No one can deny that 2020 has been an unusual year. And in the midst of the shifting landscape that is the new coronavirus outbreak, we have a primary election to contend with.
States across the country have had to determine the best, safest way to hold their primaries. Some have delayed the elections, hoping the COVID-19 pandemic will ease, while others have stayed the course, holding elections as scheduled.
In New Mexico, concerns about spreading the virus at in-person polling locations led the majority of the state’s county clerks to petition the state Supreme Court to allow them to preemptively mail primary ballots to all registered, qualified voters.
Last week, the justices ruled the law would not allow the mailing of ballots to anyone who had not specifically requested one. However the court did recognize that in-person voting poses a “substantial health risk,” and ordered clerks to mail absentee ballot applications to all qualified, registered voters.
Voting by absentee ballot has been a long-standing option in New Mexico, one that thousands of voters choose in many types of elections. New Mexico is one of the states that allows voters to fill out a ballot from the comfort of their own home without giving a specific reason.
For instance, in Indiana, a voter has to have a specific, reasonable expectation that they will be absent from the county on election day during the entire 12 hours the polls are open.
Any registered voter in New Mexico can apply for an absentee ballot and vote by mail.
Since the election in June is a primary, and New Mexico has closed primaries, only voters registered as a Democrat, Republican or Libertarian will receive the absentee applications by mail. If you did not choose a major party when you registered to vote, you can change your party affiliation by Tuesday, May 5.
Also, with the applications coming by mail by default, voters should check that the mailing address on file at the county clerk’s office is correct.
When you receive an absentee ballot application, you are under no obligation to use it. The court also ordered in-person voting would continue within the parameters of whatever the current public health orders are when in-person voting begins on May 5.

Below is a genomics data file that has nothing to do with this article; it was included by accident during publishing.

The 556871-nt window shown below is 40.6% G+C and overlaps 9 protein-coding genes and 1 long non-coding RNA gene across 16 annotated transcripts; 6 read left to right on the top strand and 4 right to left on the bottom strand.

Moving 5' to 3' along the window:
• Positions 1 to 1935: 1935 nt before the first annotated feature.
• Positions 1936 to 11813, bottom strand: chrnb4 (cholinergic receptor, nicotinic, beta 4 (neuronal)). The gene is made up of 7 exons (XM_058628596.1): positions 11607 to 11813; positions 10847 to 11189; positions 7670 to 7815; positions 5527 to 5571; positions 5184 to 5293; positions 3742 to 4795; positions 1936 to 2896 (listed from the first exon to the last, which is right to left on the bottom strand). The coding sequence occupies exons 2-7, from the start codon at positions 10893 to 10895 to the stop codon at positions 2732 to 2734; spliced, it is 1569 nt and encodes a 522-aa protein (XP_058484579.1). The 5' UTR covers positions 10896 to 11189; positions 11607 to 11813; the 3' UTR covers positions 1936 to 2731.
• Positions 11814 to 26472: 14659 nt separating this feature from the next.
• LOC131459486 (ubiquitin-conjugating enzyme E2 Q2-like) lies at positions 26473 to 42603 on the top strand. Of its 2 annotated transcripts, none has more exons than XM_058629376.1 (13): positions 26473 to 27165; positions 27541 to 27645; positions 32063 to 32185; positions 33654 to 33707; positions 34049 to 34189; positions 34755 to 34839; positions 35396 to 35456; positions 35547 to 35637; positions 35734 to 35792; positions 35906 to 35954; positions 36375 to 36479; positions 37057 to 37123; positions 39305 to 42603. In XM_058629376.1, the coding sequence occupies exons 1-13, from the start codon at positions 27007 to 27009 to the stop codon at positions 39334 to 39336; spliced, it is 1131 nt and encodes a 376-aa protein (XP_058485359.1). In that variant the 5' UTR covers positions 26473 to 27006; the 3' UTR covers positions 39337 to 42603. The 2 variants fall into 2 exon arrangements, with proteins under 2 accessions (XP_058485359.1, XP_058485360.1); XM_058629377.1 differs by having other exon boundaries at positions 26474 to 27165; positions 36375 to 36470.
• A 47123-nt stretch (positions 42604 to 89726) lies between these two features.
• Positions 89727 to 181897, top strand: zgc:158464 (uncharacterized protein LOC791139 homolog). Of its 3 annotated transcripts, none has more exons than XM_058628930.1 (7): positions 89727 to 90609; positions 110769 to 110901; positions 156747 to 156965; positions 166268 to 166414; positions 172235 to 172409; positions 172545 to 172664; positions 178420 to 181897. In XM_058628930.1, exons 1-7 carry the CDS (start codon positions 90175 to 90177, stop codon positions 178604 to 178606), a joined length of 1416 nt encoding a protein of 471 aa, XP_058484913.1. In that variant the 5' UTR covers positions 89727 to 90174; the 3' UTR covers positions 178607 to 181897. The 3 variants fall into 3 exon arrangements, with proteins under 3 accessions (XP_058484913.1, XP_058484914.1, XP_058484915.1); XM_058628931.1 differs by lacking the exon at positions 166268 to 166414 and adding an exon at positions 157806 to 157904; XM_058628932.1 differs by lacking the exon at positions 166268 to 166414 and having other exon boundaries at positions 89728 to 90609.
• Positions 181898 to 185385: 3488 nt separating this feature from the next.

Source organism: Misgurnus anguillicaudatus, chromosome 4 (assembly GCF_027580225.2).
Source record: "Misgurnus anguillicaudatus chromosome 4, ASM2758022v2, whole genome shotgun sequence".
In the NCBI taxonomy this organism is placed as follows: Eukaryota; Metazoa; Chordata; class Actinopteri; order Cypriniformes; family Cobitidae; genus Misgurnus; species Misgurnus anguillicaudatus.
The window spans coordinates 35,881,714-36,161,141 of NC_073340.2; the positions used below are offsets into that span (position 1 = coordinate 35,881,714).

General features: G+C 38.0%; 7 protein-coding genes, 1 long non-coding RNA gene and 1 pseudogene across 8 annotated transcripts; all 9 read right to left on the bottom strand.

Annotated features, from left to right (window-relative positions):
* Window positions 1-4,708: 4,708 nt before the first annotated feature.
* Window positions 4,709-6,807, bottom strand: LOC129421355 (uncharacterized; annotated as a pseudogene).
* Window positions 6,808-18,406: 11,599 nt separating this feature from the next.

Voting by mail via absentee ballot — something the courts and county clerks recommend — is a multi-step process that requires voters to watch their mailboxes and their calendars.
The application will come via U.S. mail from the Valencia County Clerk’s Office. The information voters need to provide is very straightforward — which election the ballot is for (in this case, a primary), the voter’s name and address as provided to the clerk when they registered to vote, the address where the voter wants the ballot sent, a signature and date.
Drop that in the mail and, once the application has been verified, a ballot will be sent out. The soonest any absentee ballots can be mailed to voters is Tuesday, May 5.
Once you receive your ballot, you have until 7 p.m., Tuesday, June 2, to return it to the Valencia County Clerk’s Office either by mail or by dropping it off in person at one of the six voting convenience centers.
If you have questions or want to change your party affiliation or update your mailing address, call the county clerk’s office or its bureau of elections at 866-2073 or 866-2080.
Elections are challenging at the best of times. Throw in a pandemic and public health emergency, and things get even more interesting. We are encouraging everyone to take the time to check their mail, send back the application and cast a ballot by mail.
Not only will you guarantee your participation in our democratic process, but you will be protecting your community as well.
The Valencia County News-Bulletin is a locally owned and operated community newspaper, dedicated to serving Valencia County since 1910 through the highest journalistic and professional business standards. The VCNB is published weekly on Thursdays, including holidays both in print and online.